With the Apple WatchOS web kit on the horizon, I set out to imagine how the online community Reddit could be presented in a smartwatch browser with particular attention to navigation and constrained to finger-based interaction (without voice or arm gestures).
OBJECTIVE: To better understand the challenges of designing effective input and output experiences on tiny devices by designing a popular website for the browser on a smartwatch and to consider the unique motivations and needs of the user with respect to the limitations and opportunities of the tiny screen.
ROLE: Individual project
TIMELINE: 6 days
TOOLS & SKILLS: Paper/pencil, UX writing, Adobe XD
Designing for the iWatch 4, 40 mm interface, I referenced both the Reddit desktop website and mobile website (Figure 1).
An image of the site rendered on an Apple iWatch S5 browser shows a further miniaturized version (Figure 2).
My Smartwatch Design
The first draft of my design closely followed the navigation structure and layout of the mobile website (Figure 3).
With further study, reflection, and peer feedback, I decided to reconsider the goals of a smartwatch user with the understanding that they would be rather different from the goals of a mobile phone user.
I selected a limited set of actions the user would be interested in performing with Reddit on their wrist. I assume the user is an active Reddit user interested in keeping tabs on personal activity such as communication and subscription updates.
Since the screen is so small and not conducive to “clicking around,” I drafted more descriptive titles for menu items, where the original typically doesn’t have titles for primary navigation points or they are buried.
I put the two most personal and important primary navigation buttons “above the fold” separated from the two primary points of navigation of lesser importance (i.e. less personal) by two round icons for searching and for composing a post (these are also personal actions, but not menu-based). Less expert users can quickly scroll down to see trending posts. I chose not to include some menu items on this interface because they are not important for the smartwatch user in the same way communication and updates are (or are irrelevant). These include: my profile, settings, card view, night mode, open in app, about, and rules.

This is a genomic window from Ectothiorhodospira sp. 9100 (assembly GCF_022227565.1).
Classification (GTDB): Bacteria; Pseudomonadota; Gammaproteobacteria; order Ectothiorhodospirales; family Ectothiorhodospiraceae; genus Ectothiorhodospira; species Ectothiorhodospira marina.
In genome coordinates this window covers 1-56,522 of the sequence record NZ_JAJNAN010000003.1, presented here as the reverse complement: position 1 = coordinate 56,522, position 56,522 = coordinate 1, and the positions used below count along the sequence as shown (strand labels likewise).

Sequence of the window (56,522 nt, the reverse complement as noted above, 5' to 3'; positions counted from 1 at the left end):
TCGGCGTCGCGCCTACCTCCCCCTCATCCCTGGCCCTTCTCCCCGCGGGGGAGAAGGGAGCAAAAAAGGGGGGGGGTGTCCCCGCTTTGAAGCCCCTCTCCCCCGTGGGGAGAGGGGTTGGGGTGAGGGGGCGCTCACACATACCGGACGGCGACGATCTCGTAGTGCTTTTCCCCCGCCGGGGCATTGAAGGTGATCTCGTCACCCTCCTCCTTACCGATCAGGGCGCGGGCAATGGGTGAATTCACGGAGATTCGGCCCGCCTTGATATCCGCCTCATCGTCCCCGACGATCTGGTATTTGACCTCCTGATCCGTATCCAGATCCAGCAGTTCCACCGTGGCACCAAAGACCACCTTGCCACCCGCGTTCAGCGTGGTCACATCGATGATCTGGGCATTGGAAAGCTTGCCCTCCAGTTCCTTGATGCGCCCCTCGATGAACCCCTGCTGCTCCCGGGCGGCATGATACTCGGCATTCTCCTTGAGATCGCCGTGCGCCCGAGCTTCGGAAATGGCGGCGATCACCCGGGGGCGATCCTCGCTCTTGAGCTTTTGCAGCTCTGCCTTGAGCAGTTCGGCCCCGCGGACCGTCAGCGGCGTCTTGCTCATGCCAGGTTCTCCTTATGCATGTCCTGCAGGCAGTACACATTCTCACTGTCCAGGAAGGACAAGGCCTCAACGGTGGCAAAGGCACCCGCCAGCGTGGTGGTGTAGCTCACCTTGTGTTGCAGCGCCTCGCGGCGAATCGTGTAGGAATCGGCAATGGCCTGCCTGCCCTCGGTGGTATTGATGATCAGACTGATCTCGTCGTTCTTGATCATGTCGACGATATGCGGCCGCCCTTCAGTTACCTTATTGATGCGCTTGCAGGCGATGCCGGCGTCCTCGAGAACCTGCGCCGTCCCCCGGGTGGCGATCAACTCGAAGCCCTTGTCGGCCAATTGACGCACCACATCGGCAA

These changes in organization and labeling are necessary for optimal use of Reddit on a smartwatch because they help the user access information important enough to warrant navigating the site on a tiny screen: information that affects them. The outcome of these user-centered design decisions can be seen in Figure 4, below, with a video of the working prototype in action in Figure 5.
- Swipe up and down to scroll through the interface (can also be achieved using the digital crown)
- Tap buttons, links, and icons to navigate
- Force touch can be used to browse forward and backward
Occlusion or “fat finger syndrome” is one challenge of designing for small screens. This design seeks to mitigate the problem of occlusion in the following ways:
- Each primary point of navigation has a large button spanning half the height and the entire width of the screen.
- The space used to prevent occlusion provides the added benefit of allowing for speaking block navigation, increasing information scent.
- Secondary navigation points have thinner buttons to communicate hierarchy, yet are designed to be large enough for a finger, with some attention (requiring attention here is warranted in order to ensure that the user navigates to the desired page).
- Full-screen width and left alignment mitigates occlusion for users wearing the watch on their left wrists.
- Users can navigate home tapping the breadcrumb link at top left. The link is isolated and so chance of error is reduced.
- iWatch users can also utilize the force touch gesture to navigate between pages in the browser.
While these measures successfully reducer or eliminate occlusion for right-handed users (wearing the watch on their left wrists), they do not entirely solve the problem for left-handed users (wearing the watch on their right wrist). This is a challenge impacting many aspects of smartwatch design and one well worth further design research and testing.
Bezel image by Apple.
Magnifying glass and pencil icons by Font Awesome.
Thank you to Hannah Milan for iWatch prototyping inspiration and UI starter kit.
Initiated as an assignment in Fundamentals of Human-Centered Computing (HCC 629) at UMBC, Fall 2018.